01/20/2016 01:30 EST | Updated 01/20/2017 05:12 EST

Thomas Mulcair Says Age Won't Keep Him From Taking On Trudeau In 2019

He's 17 years older than Justin Trudeau.

MONTEBELLO, Que. — Tom Mulcair may be 17 years older than Justin Trudeau, but he's not about to let his age keep him from leading the New Democrats into the 2019 election.

The NDP leader, who continues to face questions about his own political fate in the wake of October's election defeat, will be days shy of his 65th birthday the next time Canadians head to the polls.

That's not holding him back.

NDP Leader Thomas Mulcair poses for a photo days before the October election. (Photo: Getty Images)

"Are you saying that my friend Bernie Sanders is too old to be running for the White House?" Mulcair said in an interview with The Canadian Press on the sidelines of his party's caucus retreat in Montebello, Que.

"I think that passion keeps us young and I'm very passionate about what I do and what the NDP can accomplish."

Mulcair wants to continue to lead the party, which now has 44 seats in the House of Commons. To do so, he'll need to see a strong show of support from delegates at the upcoming NDP convention in April.

Later this week, Mulcair is scheduled to meet with members of the NDP executive as the party continues to sift through the wreckage of the October election, which reduced it from front-runner to third-party status.

Mulcair said he also held his own meetings immediately after the campaign with organizers, community groups and others who played a role in the race.

"Are you saying that my friend Bernie Sanders is too old to be running for the White House?"

"It was an extraordinary experience," he said.

"For me, it was just sitting there and listening, reacting a little bit, but mostly just listening, taking notes to what people had experienced on the ground. What had gone right with the campaign, what had gone wrong. What lessons we had to learn going forward."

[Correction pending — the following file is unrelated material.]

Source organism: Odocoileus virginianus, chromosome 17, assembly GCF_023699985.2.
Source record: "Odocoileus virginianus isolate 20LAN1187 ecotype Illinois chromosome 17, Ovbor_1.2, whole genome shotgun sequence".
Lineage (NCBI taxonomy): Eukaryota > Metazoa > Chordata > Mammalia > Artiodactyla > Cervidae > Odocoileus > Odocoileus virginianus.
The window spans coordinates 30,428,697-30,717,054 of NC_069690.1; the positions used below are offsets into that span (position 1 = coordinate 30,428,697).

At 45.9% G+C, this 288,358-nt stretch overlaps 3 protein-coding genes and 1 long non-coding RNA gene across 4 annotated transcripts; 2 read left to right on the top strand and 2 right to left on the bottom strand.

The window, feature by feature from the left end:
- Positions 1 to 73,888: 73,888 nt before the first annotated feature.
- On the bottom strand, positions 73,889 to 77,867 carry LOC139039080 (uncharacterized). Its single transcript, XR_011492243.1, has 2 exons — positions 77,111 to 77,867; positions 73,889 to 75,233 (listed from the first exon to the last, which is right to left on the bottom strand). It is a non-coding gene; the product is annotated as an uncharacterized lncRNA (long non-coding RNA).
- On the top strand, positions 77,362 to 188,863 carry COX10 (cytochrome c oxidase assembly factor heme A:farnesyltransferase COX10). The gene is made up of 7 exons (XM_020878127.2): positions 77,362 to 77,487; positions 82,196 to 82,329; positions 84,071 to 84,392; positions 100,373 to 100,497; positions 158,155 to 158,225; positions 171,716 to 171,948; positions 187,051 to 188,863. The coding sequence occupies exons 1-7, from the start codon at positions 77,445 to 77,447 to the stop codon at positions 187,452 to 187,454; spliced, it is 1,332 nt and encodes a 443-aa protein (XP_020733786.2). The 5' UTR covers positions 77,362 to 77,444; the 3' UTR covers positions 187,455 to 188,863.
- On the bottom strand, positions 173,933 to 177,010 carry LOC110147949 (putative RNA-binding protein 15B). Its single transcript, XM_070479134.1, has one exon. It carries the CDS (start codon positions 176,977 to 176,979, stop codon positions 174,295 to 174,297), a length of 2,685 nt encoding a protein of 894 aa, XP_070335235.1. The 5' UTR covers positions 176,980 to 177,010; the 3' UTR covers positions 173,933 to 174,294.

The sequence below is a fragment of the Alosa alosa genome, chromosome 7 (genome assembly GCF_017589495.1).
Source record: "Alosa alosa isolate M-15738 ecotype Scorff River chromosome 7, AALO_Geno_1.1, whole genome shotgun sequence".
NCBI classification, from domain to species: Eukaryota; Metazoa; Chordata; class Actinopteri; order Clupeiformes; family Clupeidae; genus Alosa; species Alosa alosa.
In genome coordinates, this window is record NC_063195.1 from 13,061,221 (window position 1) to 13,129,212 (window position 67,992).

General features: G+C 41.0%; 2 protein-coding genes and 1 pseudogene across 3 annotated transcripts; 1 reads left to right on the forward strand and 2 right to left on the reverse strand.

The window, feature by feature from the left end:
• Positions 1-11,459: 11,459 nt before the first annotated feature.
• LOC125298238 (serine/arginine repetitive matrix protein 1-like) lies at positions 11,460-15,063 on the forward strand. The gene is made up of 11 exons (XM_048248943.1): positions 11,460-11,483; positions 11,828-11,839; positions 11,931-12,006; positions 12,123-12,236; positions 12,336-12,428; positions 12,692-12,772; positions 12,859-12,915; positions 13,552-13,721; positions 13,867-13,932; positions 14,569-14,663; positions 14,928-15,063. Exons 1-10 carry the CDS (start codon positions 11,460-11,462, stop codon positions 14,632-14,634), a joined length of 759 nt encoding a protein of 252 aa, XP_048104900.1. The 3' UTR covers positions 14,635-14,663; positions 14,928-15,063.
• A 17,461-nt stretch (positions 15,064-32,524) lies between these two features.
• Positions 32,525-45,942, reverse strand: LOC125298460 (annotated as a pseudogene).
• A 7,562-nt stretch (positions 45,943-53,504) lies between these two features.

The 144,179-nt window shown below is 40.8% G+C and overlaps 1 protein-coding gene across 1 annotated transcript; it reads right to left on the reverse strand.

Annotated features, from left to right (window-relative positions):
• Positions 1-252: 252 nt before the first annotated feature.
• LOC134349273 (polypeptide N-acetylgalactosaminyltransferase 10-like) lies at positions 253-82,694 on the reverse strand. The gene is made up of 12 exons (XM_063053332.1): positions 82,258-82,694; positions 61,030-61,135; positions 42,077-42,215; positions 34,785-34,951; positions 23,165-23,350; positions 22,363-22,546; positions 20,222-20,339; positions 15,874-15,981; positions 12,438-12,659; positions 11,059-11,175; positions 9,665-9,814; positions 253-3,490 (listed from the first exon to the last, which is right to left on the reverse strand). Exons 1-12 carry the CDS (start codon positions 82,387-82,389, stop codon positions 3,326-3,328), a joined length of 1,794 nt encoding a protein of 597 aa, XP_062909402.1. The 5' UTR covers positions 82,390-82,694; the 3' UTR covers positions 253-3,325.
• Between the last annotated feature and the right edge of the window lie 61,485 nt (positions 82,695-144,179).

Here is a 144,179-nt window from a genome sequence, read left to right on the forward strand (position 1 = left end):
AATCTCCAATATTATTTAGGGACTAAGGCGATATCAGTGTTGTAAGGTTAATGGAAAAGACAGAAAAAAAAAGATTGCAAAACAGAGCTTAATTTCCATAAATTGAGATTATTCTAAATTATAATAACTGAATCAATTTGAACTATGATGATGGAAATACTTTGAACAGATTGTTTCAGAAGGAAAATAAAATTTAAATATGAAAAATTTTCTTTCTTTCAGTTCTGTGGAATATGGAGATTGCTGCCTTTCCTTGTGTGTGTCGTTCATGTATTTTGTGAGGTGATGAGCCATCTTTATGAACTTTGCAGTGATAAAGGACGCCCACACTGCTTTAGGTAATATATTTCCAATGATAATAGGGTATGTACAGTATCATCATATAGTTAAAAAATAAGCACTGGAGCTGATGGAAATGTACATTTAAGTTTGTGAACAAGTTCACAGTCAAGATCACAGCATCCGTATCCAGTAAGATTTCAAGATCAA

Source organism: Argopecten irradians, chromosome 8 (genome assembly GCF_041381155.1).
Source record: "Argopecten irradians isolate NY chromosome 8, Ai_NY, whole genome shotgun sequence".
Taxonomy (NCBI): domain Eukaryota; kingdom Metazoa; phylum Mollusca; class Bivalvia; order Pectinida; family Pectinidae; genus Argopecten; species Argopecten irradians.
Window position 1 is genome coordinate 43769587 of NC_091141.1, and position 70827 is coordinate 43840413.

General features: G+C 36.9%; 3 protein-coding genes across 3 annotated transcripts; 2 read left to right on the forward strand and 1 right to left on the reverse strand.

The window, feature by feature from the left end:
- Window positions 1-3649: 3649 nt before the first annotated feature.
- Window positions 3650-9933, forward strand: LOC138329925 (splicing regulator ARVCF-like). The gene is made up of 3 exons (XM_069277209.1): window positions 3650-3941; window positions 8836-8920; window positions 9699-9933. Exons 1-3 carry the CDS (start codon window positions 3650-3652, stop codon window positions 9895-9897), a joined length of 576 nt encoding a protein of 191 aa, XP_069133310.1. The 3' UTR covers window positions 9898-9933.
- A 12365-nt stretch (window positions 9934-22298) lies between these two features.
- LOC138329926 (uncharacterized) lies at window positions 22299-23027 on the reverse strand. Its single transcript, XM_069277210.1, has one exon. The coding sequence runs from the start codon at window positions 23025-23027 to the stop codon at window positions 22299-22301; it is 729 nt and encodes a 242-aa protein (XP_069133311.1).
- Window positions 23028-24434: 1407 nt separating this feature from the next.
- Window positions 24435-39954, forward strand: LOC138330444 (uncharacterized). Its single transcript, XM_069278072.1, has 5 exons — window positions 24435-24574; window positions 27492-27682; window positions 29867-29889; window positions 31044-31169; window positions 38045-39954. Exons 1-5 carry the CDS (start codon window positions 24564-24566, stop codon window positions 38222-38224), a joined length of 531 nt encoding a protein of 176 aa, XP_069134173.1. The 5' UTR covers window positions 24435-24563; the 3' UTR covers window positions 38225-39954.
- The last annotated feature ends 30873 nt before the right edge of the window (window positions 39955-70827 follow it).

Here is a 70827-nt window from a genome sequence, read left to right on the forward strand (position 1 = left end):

In his discussions, Mulcair said he also learned there is an "incredible resource" in the ridings of supporters who are often in their mid-30s and have been connected to the NDP since they were teens.

"They wear the NDP's values of fairness and solidarity and justice in everything they do in their lives ... that's what has brought to them to the party," he said.

"What we are doing now is connecting with that base."

Lessons from last federal election

It is important to ensure that support at the riding level is also connected to the party apparatus and the NDP's parliamentary wing, Mulcair added.

"That all has to be one from now on, and it wasn't," he said. "I take responsibility for the fact that that came up short, but that's a top priority for me ... to work on that and to get that mix right."

New Democrats also need to spend more time talking about what they stand for, such as tackling inequality in Canadian society, Mulcair added.

"We believe in a positive, proactive role of government in reducing inequality."

Mulcair and his team plan to press the Liberal government to pursue a progressive agenda in Parliament when they return to Ottawa next week.

NDP MPs are meeting in Montebello for a second day of strategy sessions as the party tries to carve out its road map to rebuild and move forward.

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